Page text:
The advent of industrialisation and mechanisation has led to demands for floorings which are expected to “perform”, durable and easy to maintain. On top of that, the selection of floor finishes and coatings in buildings varies considerably, depending on whether it is used for food manufacturing, distribution warehouses, shopping malls or basement car parks.
For instance, buildings involved with pharmaceutical or food products require floorings which can meet “clean” and food-safe certifications while heavy industries require robust hard-wearing and impact-resistant coverings.
Some productions require chemically-resistant coatings to protect against the caustic effects of oils, aromatics or solvents; and there are owners that are fastidious over cleanliness and hygiene.
Hence, industrial floor coatings are differentiated and selected based on location, severity, function and maintainability. Indeed, we have come a long way from rammed earth floorings!
Q: What are the main concerns I should address for my industrial flooring?
New versus existing buildings.
The selection and specification for new buildings may differ considerably for existing buildings due to the condition of the concrete flooring on which the finishes will be applied. New buildings purchased directly off the market may require surface preparations (for instance, the removal of topping screed) before floor coatings can be applied. The flooring condition of existing buildings may be dirty or damaged, which must be properly assessed from a visual and structural standpoint.
Concrete floors which are casted directly on the ground or in basements without adequate damp proof membranes (DPM) may have moisture “wicking” up through the slab which is difficult to detect visually. Specialist infrared thermography imaging and probes can be used to determine the “dryness” for slabs at locations where underground high-water table or hydrostatic pressure is present.
As with all surface applications, avoid throwing good money onto ill-prepared surfaces. A good coating is only as good as its base. The base must have good surface preparations before coating is applied.
We recommend expert inspections for cracks, moisture and surface conditions. This step is very important prior to the selection and application of floor finishes to avoid future issues of peeling, delamination and blistering.
Q: How should I choose the most suitable industrial floor coating?
Broadly, there are three categories for floor coatings, which mostly come in liquid forms derived from acrylic, polyurethane (PU) and epoxy base materials with proprietary additives and solvents.
a. Clear penetrative liquid or densifiers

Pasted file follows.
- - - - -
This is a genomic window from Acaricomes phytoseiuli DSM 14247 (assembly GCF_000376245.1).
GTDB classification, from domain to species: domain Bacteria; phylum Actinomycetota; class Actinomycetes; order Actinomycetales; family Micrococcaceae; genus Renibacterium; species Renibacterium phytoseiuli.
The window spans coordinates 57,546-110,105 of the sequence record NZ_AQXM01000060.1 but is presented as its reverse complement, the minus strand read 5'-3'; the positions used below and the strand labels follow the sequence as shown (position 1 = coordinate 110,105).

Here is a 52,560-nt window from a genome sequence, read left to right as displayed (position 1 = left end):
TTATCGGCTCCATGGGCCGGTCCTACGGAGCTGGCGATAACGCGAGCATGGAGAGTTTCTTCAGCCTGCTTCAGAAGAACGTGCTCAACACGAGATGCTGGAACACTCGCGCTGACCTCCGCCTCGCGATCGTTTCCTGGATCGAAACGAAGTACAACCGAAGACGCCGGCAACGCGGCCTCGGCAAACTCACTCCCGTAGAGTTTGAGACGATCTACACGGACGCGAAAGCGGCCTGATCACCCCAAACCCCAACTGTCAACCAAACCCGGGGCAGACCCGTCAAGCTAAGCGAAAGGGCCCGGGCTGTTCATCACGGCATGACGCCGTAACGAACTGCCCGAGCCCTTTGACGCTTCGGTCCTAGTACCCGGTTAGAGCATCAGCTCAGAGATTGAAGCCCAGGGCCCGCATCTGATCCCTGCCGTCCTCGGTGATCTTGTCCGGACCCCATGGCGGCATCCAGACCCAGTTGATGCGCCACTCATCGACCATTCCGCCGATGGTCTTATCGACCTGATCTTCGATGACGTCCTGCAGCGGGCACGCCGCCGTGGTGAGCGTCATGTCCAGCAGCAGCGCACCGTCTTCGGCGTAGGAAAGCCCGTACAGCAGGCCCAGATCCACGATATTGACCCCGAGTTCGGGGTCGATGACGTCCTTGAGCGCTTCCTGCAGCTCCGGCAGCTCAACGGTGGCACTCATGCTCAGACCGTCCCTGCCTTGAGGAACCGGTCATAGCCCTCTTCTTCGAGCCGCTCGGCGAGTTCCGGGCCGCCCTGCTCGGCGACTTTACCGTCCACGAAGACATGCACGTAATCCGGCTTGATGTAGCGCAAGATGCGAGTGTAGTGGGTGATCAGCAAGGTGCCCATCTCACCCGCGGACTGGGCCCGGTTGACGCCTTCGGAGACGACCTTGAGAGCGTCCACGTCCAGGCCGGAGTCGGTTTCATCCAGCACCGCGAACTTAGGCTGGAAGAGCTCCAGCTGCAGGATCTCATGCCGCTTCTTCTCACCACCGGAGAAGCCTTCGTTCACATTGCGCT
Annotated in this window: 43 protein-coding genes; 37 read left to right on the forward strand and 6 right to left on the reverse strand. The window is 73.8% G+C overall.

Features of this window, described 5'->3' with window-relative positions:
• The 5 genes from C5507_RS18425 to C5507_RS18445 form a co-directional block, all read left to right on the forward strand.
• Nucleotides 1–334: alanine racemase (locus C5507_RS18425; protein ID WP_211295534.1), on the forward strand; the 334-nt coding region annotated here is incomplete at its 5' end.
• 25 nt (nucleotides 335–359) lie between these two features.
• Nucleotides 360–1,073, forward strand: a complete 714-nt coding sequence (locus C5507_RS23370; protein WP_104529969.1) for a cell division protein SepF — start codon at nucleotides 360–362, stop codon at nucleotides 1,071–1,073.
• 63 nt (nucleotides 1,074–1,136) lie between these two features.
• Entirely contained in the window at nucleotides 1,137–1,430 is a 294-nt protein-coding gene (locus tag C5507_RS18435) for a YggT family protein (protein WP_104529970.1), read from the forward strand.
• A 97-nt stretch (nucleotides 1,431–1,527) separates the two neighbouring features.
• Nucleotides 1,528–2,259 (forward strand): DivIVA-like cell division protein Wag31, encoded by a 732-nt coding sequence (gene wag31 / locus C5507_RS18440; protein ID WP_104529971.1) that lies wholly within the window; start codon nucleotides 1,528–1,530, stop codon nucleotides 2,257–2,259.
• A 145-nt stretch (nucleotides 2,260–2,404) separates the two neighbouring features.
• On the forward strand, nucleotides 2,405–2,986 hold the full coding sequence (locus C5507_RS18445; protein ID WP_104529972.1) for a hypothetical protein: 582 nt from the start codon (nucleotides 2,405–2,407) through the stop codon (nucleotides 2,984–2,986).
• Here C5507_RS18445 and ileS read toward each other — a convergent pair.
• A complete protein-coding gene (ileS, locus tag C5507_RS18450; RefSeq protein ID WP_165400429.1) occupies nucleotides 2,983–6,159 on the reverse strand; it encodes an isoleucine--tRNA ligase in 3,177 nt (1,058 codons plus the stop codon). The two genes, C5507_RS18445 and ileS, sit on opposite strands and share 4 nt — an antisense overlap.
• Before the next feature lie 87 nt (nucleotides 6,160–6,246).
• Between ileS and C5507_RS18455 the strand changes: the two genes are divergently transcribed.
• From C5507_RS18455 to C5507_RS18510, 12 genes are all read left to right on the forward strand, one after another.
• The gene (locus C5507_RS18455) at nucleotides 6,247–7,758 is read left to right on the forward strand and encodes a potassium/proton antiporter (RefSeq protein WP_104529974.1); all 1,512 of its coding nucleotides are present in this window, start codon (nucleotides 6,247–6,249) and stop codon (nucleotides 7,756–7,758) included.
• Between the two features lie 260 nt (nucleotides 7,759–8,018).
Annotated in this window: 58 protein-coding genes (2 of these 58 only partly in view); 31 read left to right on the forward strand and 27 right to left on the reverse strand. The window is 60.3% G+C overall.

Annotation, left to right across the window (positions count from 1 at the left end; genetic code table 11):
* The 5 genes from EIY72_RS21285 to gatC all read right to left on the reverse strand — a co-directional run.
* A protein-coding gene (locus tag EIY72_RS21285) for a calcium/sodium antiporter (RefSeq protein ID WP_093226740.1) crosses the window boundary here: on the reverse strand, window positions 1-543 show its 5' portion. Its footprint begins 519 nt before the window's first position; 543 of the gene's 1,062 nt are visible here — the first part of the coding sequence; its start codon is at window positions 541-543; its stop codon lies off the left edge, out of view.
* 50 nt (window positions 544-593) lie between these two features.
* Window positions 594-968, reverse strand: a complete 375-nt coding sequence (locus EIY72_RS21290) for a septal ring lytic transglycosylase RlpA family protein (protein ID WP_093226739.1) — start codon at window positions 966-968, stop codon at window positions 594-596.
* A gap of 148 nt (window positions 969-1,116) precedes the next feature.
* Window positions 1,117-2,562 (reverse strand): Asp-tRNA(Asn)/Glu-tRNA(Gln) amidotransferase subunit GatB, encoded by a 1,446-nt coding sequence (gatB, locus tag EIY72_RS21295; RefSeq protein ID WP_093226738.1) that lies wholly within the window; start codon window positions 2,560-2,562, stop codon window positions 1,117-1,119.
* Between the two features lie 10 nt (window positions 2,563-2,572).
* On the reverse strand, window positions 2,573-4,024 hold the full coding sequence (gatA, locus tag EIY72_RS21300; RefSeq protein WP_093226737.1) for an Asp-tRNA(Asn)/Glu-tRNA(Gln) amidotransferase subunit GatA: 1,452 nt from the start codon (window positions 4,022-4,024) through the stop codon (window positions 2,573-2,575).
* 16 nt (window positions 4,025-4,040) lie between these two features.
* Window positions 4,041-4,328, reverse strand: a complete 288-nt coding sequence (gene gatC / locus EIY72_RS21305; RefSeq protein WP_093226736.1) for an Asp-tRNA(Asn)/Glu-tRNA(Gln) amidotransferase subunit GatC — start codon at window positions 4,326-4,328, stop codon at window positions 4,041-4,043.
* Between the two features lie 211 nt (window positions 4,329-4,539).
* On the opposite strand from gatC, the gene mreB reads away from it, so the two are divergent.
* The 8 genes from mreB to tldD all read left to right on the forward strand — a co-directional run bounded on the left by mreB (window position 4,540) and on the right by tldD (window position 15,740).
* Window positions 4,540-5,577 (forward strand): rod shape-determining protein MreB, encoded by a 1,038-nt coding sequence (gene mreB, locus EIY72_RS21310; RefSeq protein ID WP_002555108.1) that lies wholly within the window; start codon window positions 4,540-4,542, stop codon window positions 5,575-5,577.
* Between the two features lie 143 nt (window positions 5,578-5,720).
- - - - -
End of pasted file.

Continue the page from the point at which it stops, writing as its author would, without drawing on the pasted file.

b. Painted-on liquid
c. Self-levelling liquid
All of them are primarily meant for applications on well-constructed reinforced concrete floors with good surface preparation. They are graded for light or heavy usage. Pedestrian traffic and passenger cars can be classified as light utility. Floor coatings for shopping malls and car park areas with foot or light vehicular traffic can use clear penetrative densifiers, painted PU or acrylic.
Heavy industrial plants, distribution warehouses or delivery docks exposed to heavy loadings, forklifts, chemical spillage or solvents require special coatings made from PU or epoxy. Painted-on and self-levelling liquids may come in “ready mixed” or “2-parts” systems forming a “seamless” continuous protective coat when cured.
The surface textures for floor coatings can be specified from high shine (requirement for certain types of plants or factories) to textured anti-slip properties. Anti-skid coatings are often used for car-parking driveways and ramps. Colours or tints can be specified for floor markings and signage as frequently seen in basement car parks and petrol stations.
As with all building materials, the selection and specification of floor coatings must consider reasonable wear and tear, maintenance, repairs and eventually, lifecycle replacement. The lifespan of floor coatings can be considerably extended when applied by skilled applicators over dry and well-constructed concrete.
What to avoid?
Moisture on and within concrete slabs! Relying solely on floor coatings based on “claimed” performance to stop rising damp is foolish and should be avoided. Although there are products that offer moisture barriers against dampness on top of concrete floors, we have seen many failed attempts leading to delamination, peeling, blistering and disputes.
Establish the concrete condition before commissioning a new flooring or coating. Where dampness cannot be repaired permanently, do not risk it!
I am planning a new factory – what should I consider?
1. Establish your delivery, production and storage requirements.
2. Get a concrete slab designed with controlled crack-width, movement joints and constructed with damp-proof moisture barrier.
3. Determine the suitable grade of “concrete surface profile” (CSP) to match the selected coating system.
4. Construct a flat and level concrete floor with a concrete grade suitable for industrial floor coating complete with monolithic hardener. (Avoid laying a topping screed.)
5. Select products and applications from a reputable industrial floor coating manufacturer.
*Disclaimer: The answers are only proposed solutions by the expert based on the limited information given in the questions.